Beyond is written and directed by Koji Morimoto, and features music by Death in Vegas ("Hands around my Throat")
Matriculated is a short story that I could not fully come to grips with. Drawn in an extremely colourful computer-manga type style, the story seems like an impressionistic work of art more than anything else. While the visuals are nothing short of stunning, I couldn't make much sense of the message in the midst of the David Lynch-esque inferno of imagery and colours. because of this, I did not like the Matriculated initially. I do have the distinct feeling that this is a story that might grow on you, however, so I feel reluctant to write it off after only having seen it twice.
Matriculated is written and directed by Peter Chung.
Program is an interesting short story - it describes in some depth how the training procedure to be allowed into the matrix itself may happen. it also illuminates some of the alienation and fears of the people who are pulled out of the matrix. Although the Wachowski-brothers are uncredited, this short story still illustrates some of the parts of the Matrix in a very convincing way.
Program is written and directed by Yoshiaki Kawajiri, without any credited input from the Wachowski brothers, and no credited music.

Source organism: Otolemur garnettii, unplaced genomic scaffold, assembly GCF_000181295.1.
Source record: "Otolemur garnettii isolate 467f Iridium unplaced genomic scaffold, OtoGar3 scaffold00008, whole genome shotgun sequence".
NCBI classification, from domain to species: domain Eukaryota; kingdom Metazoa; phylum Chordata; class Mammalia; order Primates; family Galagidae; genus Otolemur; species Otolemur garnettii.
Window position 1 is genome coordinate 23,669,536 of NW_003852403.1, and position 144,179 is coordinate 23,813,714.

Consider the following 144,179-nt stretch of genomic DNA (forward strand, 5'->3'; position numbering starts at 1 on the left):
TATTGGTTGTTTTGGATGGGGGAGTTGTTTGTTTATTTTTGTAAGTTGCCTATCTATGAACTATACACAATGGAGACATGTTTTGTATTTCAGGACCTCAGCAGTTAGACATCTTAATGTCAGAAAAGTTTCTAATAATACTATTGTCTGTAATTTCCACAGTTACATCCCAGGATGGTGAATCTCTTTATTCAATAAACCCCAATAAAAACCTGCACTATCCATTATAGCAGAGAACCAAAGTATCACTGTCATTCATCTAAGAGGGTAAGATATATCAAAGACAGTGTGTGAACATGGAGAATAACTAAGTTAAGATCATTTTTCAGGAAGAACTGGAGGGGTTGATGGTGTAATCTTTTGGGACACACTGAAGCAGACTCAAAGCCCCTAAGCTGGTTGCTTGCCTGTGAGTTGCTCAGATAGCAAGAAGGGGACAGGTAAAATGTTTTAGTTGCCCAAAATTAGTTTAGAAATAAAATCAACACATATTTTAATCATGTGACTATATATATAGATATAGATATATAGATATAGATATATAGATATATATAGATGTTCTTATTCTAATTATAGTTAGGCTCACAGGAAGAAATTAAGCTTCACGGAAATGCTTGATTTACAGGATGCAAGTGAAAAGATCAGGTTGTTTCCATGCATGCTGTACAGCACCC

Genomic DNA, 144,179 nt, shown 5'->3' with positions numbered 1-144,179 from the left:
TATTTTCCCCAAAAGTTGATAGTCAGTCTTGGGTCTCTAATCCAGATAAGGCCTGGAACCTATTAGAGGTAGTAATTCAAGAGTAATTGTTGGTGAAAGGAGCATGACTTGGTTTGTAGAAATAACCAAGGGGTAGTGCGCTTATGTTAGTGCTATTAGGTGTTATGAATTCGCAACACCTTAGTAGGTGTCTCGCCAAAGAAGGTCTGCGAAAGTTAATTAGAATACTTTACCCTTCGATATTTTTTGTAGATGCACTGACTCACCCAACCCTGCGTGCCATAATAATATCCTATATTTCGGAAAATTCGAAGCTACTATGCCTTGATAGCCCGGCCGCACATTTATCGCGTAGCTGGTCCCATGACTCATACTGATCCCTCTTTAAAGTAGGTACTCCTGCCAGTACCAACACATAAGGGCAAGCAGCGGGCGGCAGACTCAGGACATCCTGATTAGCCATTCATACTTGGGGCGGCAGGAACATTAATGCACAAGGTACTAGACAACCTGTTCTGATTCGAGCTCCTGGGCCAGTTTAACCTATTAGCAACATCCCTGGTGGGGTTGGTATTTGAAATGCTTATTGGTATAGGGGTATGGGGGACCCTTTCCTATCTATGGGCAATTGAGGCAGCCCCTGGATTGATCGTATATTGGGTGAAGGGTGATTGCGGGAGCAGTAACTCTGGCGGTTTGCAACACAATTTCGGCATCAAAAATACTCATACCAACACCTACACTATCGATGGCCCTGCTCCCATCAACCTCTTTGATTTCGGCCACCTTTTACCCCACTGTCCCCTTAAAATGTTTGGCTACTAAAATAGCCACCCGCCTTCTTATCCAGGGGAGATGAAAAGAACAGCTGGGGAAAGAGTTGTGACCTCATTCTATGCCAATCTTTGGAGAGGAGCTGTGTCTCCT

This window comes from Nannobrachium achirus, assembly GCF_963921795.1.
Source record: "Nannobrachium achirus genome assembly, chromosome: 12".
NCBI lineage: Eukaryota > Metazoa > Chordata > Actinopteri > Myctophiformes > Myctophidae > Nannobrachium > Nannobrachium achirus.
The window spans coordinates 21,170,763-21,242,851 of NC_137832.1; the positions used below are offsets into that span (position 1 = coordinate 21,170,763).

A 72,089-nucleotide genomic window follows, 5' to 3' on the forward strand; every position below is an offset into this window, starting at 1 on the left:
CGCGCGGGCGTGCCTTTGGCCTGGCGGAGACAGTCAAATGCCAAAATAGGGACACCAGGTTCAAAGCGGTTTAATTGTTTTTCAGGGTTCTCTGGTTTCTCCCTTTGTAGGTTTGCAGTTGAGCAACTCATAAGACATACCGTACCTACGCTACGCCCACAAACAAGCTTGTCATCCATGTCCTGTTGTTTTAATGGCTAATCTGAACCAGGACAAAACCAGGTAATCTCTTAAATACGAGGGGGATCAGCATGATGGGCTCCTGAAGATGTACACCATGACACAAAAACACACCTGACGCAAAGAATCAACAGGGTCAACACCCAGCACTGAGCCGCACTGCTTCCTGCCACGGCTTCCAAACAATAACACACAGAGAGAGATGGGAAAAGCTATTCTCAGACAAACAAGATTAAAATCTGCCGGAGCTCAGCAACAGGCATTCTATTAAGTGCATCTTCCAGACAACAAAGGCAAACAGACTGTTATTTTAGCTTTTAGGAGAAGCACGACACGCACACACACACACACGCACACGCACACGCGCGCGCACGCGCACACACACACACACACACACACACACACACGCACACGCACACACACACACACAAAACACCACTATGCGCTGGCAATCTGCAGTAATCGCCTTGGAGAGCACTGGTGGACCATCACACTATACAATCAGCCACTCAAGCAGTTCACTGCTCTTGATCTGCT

Detective Story is by far my favourite story of all the Animatrix stories. The drawings - mostly in black and white or in subdued colours - are extremely refined, and reminded me of a high-contrast Film Noir. The story in Detective Story is not directly related to the story of any of the films, but it does incorporate some of its characters; Trinity and some Agents, to be exact. The storyline is that a private detective is hired to find Trinity. The detective finds that the job might be more difficult - and dangerous - than he ever expected, when he discovers that his three predecessors were dead, missing or insane, respectively. With a few cool references to the Matrix universe (particularly to Alice in Wonderland and a few quirks of Trinity's personality), combined with the strong mood in the artwork, Detective Story is a definite must-watch.
Detective Story is written and directed by Shinichiro Watanabe, and features the voice of Carrie-Anne Moss. Music by Layo and Bushwacka! ("Blind Tiger") and Supreme Beigns of Leisure (if that is a typo, then the credits on the Animatrix DVD contain a typo) ("Under the Gun")
Who should watch the Animatrix?
You, probably. If you are interested and / or fascinated by the Matrix universe, certainly. If you like cartoons or are interested in rendered graphics - definitely. And if you merely are looking for a few short stories, graphical pieces of poetry, to kick-start your creative juices? Well, you can't really go wrong with the Animatrix.
The Matrix Has You Too.